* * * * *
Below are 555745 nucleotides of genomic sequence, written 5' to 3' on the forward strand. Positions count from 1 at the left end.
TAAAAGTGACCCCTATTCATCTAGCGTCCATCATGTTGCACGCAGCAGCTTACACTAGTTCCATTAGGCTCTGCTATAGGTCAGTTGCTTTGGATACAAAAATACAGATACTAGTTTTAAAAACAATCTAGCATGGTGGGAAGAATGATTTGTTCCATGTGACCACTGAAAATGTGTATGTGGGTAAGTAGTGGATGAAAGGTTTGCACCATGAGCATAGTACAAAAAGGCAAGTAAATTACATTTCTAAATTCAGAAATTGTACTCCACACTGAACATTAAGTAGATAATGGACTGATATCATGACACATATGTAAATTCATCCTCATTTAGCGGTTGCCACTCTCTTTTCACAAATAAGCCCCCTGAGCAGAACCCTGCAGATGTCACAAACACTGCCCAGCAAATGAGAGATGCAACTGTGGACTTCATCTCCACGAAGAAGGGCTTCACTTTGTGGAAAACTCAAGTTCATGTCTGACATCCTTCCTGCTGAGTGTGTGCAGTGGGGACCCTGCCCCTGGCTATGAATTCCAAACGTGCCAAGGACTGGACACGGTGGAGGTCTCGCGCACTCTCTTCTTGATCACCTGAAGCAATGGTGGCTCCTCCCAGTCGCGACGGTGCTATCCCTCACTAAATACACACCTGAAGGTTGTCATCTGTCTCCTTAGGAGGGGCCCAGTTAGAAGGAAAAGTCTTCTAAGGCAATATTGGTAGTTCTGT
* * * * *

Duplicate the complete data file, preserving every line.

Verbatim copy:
Below are 555745 nucleotides of genomic sequence, written 5' to 3' on the forward strand. Positions count from 1 at the left end.
TAAAAGTGACCCCTATTCATCTAGCGTCCATCATGTTGCACGCAGCAGCTTACACTAGTTCCATTAGGCTCTGCTATAGGTCAGTTGCTTTGGATACAAAAATACAGATACTAGTTTTAAAAACAATCTAGCATGGTGGGAAGAATGATTTGTTCCATGTGACCACTGAAAATGTGTATGTGGGTAAGTAGTGGATGAAAGGTTTGCACCATGAGCATAGTACAAAAAGGCAAGTAAATTACATTTCTAAATTCAGAAATTGTACTCCACACTGAACATTAAGTAGATAATGGACTGATATCATGACACATATGTAAATTCATCCTCATTTAGCGGTTGCCACTCTCTTTTCACAAATAAGCCCCCTGAGCAGAACCCTGCAGATGTCACAAACACTGCCCAGCAAATGAGAGATGCAACTGTGGACTTCATCTCCACGAAGAAGGGCTTCACTTTGTGGAAAACTCAAGTTCATGTCTGACATCCTTCCTGCTGAGTGTGTGCAGTGGGGACCCTGCCCCTGGCTATGAATTCCAAACGTGCCAAGGACTGGACACGGTGGAGGTCTCGCGCACTCTCTTCTTGATCACCTGAAGCAATGGTGGCTCCTCCCAGTCGCGACGGTGCTATCCCTCACTAAATACACACCTGAAGGTTGTCATCTGTCTCCTTAGGAGGGGCCCAGTTAGAAGGAAAAGTCTTCTAAGGCAATATTGGTAGTTCTGT